We have assembled a full set of Sage X7-Spey Rods just for fun, and education. Here is what we are finding out: Four X7's Buy them now!
After 35+ years and ten generations of graphite innovation, it is no wonder Sage is the most copied brand of fly rods on the planet. Every other fly rod company wishes it were Sage. Sage and The Fly Fishing Shop in Welches, Oregon started business at nearly the same time. We grew up together, with the same philosophy, "Know the most, be the best".
There is a lot of power in the word/letter/number X: X Men, X factor, X-files, and exceptional. In this case, X the Roman numeral means ten, or in the case of the Sage X Series, it means tenth generation (of graphite development). The latest buzz word in graphite technology is KONNETIC HD, which is this era's cutting-edge performance graphite for building rods. By optimizing the graphite-to-resin ratio, Sage has created a higher density (HD) fiber composite, resulting in lighter, stronger blanks, which deliver unmatched
recovery. In other words, magic!
Everyone wishes they had more magic when fishing for winter steelhead. So we set up a plan to surround ourselves with it. In the X-Series, Sage builds a complete set of 7-weight, two-hand fly rods in 11-foot, 12-foot, 13-foot, and 14-foot lengths, and we have a complete set to fish with. Having a full assortment of the highest quality tools gives any team a huge performance advantage.
Last Monday the river was high (up in the willows), but perfect color, and it snowed for even more fun. Frank Day picked the 7110-4, which was combined with a 7+ Hatch Finnatic reel and RIO 550- Skagit Max Short line. He walked downstream and fished the edge water. He knows that when the water is high, steelhead often migrate right along the edge of the partly submerged willows. Big Mike chose the 7130-4 with the 510-grain Airflo F.I.S.T. line to probe deep and wide in the main channel. I chose the 7140-4, which was combined with my Loop Classic 811 reel to given the rod the perfect balance with a 550 RIO Skagit Max. This outfit proved to be smooth and easy, but the water was too high in this particular run to maintain our interest so we moved on. By this time it was snowing hard.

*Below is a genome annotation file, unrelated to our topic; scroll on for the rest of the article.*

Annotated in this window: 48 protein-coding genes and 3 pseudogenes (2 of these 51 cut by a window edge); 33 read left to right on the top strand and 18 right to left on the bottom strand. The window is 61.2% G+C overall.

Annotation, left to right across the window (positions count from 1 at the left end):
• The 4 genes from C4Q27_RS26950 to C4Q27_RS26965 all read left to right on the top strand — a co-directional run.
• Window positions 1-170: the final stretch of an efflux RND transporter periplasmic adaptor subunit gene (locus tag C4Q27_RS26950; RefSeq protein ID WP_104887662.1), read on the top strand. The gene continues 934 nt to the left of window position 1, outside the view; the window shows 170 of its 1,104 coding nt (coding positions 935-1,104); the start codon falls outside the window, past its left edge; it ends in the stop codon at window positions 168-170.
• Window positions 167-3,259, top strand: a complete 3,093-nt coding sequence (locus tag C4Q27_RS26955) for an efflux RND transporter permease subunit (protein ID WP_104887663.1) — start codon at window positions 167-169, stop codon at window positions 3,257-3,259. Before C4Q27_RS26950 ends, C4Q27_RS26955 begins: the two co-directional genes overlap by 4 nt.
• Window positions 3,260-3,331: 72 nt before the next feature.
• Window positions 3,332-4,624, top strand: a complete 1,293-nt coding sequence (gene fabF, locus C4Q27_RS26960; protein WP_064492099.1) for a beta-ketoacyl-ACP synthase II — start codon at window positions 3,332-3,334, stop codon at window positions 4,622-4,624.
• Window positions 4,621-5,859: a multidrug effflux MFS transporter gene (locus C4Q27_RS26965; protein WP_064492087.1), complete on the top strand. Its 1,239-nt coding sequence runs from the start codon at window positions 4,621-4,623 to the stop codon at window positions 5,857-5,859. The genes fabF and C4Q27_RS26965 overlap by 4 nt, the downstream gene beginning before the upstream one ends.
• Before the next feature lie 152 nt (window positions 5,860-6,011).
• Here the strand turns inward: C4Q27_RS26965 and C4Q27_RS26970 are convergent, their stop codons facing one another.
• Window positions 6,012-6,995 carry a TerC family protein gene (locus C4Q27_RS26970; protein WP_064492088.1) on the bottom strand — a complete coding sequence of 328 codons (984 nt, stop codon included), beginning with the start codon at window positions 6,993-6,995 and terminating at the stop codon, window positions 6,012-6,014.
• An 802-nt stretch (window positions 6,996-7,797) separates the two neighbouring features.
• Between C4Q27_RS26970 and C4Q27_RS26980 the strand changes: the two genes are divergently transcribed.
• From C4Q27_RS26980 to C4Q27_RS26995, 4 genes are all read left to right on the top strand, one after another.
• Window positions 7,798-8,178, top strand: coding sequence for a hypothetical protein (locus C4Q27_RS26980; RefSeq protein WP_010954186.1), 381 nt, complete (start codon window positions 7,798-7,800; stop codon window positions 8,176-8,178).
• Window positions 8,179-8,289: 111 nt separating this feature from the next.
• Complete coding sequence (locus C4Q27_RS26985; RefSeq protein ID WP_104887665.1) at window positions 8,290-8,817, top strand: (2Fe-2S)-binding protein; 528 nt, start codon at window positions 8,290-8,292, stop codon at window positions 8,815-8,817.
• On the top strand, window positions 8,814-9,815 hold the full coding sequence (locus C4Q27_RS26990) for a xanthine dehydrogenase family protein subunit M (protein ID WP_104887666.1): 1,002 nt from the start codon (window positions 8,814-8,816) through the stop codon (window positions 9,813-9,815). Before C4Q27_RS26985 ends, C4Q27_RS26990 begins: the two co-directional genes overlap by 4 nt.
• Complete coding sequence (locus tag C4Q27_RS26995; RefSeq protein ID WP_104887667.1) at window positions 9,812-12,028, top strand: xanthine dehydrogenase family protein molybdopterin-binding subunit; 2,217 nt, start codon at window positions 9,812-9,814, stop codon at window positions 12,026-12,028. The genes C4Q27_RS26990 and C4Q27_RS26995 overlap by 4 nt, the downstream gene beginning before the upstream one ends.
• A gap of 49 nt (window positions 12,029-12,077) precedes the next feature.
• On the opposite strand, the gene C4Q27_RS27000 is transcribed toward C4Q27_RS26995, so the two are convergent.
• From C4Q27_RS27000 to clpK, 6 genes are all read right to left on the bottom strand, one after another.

The water level in the next run was at perfect level to hold steelhead and we spent quite a bit of time there. All testing (fishing) was conducted with the idea of selecting the perfect tackle for a particular casting distance. Short rods are easier when casting distances are moderate, but very handy when room around the angler is constricted. Longer casts are easier to achieve with longer rods, but require more room. Larger flies are easier to cast with heavier Skagit heads and sinking tips, but lighter weight heads often produce higher line speed with the same rod. Higher line speed always equates to longer, more accurate casts, but only if you have enough kinetic energy to deliver the payload. So fly size, casting distance and the amount of room around you is always like pieces on a chess board to be moved around for maximum advantage.
All lengths of these rods will deliver similar sizes of sinking tips and flies, but the longest rod will deliver it further. No surprise either that the longest rod will also hold more line off the water. The 7140 throws more line and controls line at longer distances. But, this rod also has a larger sail surface when the wind is blowing. For covering large water, the 7130 has enough length to fish at all distances and is a little easier on my body by being a little less fatiguing. Overall, Sage X series are some of the least fatiguing rods I have ever fished with. We traded rods around all day.
Sage X rods produce a smooth flow of power through the entire cast with no shock waves or bumps in the fly line. Since humps and bumps in the fly line are always signs of speed robbing slack, the lack of it is a clue to why these rods are able to generate so much line-speed with so little effort. The largest problem many casters have in adapting to the X series is turning down both the length and aggressiveness of the stroke. Easy gets you more speed. Smooth gets you even more speed.
The rods listed below were tested with more lines than are shown, but are listed in order of our preference for ease of casting, except for 7130 and 7140, where both Airflo and RIO lines were equal. Several days of fishing were involved with each rod to reach our conclusions, but it must be understood that in some cases more days of testing might lead to other conclusions. However, the lines listed below will suit most anglers, and are proven under actual fishing conditions (and in some cases with fish landed).
Sage 7110-4 X: RIO Skagit Max Short 525 + 11' T-1, Airflo Switch 510 + 11' T-11
Sage 7120-4 X: RIO Skagit Max Short 525 + 11' T-1, Airflo Switch 510 + 11' T-11, RIO Scandi 450
Sage 7130-4 X: RIO Skagit Max 525 + 11' T-11, Airflo Skagit F.I.S.T. 510 + 11' T-11, RIO Scandi 480
Sage 7140-4 X: RIO Skagit Max 550 + 11' T-11, Airflo Skagit F.I.S.T. 540 + 11' T-11
As you can see, line weights don't stay totally consistent through all of the length/models, but they are pretty close. The precision in design standards is commendable.
Sage X-Spey Chronicles